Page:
Robotic car technology being developed at Oxford University that interprets its surroundings and makes decisions about where to go could eliminate the agony and cost of traffic jams. Whilst human drivers might use GPS to find their way such systems cannot provide anything like the coverage, precision, and reliability autonomous cars need to safely navigate. GPS also fails to tell a robotic car anything about what surrounds it; its proximity to obstacles, other cars, pedestrians, or their intentions. The new technology, which Oxford researchers have now installed on a ‘Wildcat’ vehicle built by BAE Systems, is set to remove the dependence on GPS, improve navigation precision, lower emissions, interpret local traffic conditions, track risks, and above all offer a handsfree experience to the driver. All this by interpreting a flood of data from sensors such as cameras, radars, and lasers mounted on the car itself.
Rajasthan: RECL to track its trucks carrying explosives using GPS
The vehicles carrying explosives at Rajasthan Explosives and Chemicals Limited (RECL), henceforth will have GPS, which will tracked in active mode. Realtime data will be processed in the control room at company’s premise to analyse any deviation from the predeterminded route.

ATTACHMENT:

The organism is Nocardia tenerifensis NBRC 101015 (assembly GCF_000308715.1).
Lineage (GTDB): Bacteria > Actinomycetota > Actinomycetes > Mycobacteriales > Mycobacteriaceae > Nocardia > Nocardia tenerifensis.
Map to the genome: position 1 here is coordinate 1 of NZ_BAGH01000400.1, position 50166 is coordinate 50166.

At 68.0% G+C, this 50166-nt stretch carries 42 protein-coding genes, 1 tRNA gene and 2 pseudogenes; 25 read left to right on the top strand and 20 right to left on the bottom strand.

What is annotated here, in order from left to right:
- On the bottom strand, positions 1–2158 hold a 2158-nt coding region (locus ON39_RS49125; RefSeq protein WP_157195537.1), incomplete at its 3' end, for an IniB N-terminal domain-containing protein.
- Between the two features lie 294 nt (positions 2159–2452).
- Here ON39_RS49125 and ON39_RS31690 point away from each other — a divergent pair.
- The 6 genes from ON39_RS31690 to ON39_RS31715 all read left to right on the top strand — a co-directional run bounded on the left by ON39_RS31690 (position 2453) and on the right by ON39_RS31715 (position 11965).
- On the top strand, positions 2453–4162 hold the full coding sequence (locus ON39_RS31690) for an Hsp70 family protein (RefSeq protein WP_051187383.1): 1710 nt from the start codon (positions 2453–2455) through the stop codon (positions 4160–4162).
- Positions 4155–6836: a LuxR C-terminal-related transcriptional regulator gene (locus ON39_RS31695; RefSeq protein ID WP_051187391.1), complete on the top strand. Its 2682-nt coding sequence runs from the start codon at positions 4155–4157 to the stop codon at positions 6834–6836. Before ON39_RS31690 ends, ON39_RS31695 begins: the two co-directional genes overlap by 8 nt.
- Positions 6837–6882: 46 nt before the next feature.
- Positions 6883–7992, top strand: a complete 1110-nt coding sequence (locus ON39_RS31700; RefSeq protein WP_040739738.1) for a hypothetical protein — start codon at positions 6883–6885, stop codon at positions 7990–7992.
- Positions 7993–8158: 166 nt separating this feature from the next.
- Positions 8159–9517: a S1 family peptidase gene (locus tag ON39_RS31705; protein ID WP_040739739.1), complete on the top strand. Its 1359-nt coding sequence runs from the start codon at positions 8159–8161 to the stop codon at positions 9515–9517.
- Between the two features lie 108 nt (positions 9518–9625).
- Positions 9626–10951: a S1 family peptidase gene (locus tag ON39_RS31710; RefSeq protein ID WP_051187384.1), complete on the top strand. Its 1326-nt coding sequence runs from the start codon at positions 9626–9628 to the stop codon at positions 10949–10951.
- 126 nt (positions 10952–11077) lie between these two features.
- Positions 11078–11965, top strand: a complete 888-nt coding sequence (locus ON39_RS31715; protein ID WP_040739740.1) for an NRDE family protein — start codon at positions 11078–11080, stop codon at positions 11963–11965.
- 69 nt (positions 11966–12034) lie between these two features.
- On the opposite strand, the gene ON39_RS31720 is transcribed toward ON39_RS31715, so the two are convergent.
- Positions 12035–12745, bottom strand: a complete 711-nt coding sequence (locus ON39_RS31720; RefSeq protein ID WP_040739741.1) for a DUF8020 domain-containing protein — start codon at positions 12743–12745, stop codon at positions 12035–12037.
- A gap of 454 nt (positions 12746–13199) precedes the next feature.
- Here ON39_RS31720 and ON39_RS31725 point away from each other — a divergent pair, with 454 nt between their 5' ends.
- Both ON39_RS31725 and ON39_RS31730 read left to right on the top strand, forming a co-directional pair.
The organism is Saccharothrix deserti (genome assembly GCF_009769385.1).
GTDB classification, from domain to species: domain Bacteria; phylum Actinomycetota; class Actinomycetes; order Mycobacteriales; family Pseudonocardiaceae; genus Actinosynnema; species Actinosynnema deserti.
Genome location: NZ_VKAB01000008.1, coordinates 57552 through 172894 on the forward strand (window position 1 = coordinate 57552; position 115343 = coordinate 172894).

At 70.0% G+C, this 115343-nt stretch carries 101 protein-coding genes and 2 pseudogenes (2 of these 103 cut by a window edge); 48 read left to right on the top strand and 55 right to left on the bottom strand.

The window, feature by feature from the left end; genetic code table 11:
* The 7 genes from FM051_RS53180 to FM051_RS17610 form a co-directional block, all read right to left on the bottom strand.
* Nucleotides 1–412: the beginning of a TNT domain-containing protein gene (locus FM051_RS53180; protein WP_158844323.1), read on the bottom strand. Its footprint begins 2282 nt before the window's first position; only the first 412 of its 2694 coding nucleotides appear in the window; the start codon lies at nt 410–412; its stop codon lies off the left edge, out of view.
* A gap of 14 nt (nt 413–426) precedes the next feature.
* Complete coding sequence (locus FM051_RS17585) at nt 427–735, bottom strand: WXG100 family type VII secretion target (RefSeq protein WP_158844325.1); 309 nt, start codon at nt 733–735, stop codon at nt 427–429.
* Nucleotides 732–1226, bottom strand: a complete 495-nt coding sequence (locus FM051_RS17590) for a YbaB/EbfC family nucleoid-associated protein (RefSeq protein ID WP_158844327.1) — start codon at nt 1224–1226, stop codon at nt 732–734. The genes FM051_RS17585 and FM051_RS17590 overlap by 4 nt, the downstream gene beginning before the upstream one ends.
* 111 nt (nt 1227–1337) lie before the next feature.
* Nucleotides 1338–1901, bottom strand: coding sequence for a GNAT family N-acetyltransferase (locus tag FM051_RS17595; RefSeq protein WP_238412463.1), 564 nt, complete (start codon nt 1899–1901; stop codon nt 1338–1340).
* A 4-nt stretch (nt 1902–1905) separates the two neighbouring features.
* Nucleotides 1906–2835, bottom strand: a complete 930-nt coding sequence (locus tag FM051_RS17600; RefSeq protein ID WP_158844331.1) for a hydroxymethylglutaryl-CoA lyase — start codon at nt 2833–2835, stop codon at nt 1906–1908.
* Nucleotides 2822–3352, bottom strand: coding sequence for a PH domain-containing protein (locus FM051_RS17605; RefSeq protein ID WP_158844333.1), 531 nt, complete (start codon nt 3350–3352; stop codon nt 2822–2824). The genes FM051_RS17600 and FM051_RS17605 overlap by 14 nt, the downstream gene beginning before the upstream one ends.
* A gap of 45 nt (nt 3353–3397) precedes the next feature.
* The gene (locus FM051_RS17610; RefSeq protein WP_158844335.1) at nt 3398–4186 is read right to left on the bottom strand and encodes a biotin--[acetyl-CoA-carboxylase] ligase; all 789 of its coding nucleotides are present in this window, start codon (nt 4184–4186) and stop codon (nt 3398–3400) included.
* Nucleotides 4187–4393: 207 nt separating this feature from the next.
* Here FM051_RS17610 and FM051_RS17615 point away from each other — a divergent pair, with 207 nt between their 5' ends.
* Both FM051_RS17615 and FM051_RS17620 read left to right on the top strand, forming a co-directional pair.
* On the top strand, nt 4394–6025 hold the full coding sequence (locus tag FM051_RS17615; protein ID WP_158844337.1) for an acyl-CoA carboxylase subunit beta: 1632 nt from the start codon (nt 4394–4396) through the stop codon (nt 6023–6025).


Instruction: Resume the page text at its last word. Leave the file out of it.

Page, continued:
Competitive Container Shipping Market to Boost Tracking Revenues to $690M by 2016
Container security and tracking revenues will grow at a compound annual growth rate (CAGR) of 27 percent from $212 million in 2011 to $690 million in 2016, according to a report by ABI Research. At the same time, end-to-end visibility, monitoring, and tracking are becoming more important in an increasingly competitive and security-challenged container transportation industry where cheaper and safer container transport is urgently needed. While this will represent another strong driver for the uptake of GPS-based tracking in the future.
Whypoll, a nonprofit organisation, will launch a phone app “Fight Back” soon. The app will function as an SOS alert device — sending out a text message with a GPS location to up to five people, including police, and as a post on Facebook and Twitter.